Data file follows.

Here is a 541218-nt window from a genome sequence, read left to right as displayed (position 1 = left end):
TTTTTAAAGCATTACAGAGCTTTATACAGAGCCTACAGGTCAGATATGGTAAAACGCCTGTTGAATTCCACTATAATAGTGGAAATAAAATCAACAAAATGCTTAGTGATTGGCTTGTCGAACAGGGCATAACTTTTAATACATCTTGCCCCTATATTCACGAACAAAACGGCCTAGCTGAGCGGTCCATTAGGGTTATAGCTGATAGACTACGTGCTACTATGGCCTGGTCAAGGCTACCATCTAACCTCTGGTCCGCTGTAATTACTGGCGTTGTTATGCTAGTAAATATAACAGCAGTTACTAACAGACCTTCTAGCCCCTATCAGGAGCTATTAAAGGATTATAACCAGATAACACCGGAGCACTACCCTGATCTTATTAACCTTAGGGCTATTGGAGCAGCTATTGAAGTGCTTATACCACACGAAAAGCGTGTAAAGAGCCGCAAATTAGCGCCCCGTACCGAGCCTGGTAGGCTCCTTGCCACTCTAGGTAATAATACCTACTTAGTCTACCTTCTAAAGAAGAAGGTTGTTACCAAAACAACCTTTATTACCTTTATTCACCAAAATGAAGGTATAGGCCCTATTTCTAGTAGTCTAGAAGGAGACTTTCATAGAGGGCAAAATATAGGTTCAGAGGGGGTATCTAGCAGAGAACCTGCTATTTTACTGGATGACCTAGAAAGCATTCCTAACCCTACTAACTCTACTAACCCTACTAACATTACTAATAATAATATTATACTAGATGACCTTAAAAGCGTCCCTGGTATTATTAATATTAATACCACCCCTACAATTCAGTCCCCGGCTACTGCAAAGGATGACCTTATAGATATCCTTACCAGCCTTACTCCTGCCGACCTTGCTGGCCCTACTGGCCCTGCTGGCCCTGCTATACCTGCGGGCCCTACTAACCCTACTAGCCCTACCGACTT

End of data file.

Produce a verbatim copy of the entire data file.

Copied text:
Here is a 541218-nt window from a genome sequence, read left to right as displayed (position 1 = left end):
TTTTTAAAGCATTACAGAGCTTTATACAGAGCCTACAGGTCAGATATGGTAAAACGCCTGTTGAATTCCACTATAATAGTGGAAATAAAATCAACAAAATGCTTAGTGATTGGCTTGTCGAACAGGGCATAACTTTTAATACATCTTGCCCCTATATTCACGAACAAAACGGCCTAGCTGAGCGGTCCATTAGGGTTATAGCTGATAGACTACGTGCTACTATGGCCTGGTCAAGGCTACCATCTAACCTCTGGTCCGCTGTAATTACTGGCGTTGTTATGCTAGTAAATATAACAGCAGTTACTAACAGACCTTCTAGCCCCTATCAGGAGCTATTAAAGGATTATAACCAGATAACACCGGAGCACTACCCTGATCTTATTAACCTTAGGGCTATTGGAGCAGCTATTGAAGTGCTTATACCACACGAAAAGCGTGTAAAGAGCCGCAAATTAGCGCCCCGTACCGAGCCTGGTAGGCTCCTTGCCACTCTAGGTAATAATACCTACTTAGTCTACCTTCTAAAGAAGAAGGTTGTTACCAAAACAACCTTTATTACCTTTATTCACCAAAATGAAGGTATAGGCCCTATTTCTAGTAGTCTAGAAGGAGACTTTCATAGAGGGCAAAATATAGGTTCAGAGGGGGTATCTAGCAGAGAACCTGCTATTTTACTGGATGACCTAGAAAGCATTCCTAACCCTACTAACTCTACTAACCCTACTAACATTACTAATAATAATATTATACTAGATGACCTTAAAAGCGTCCCTGGTATTATTAATATTAATACCACCCCTACAATTCAGTCCCCGGCTACTGCAAAGGATGACCTTATAGATATCCTTACCAGCCTTACTCCTGCCGACCTTGCTGGCCCTACTGGCCCTGCTGGCCCTGCTATACCTGCGGGCCCTACTAACCCTACTAGCCCTACCGACTT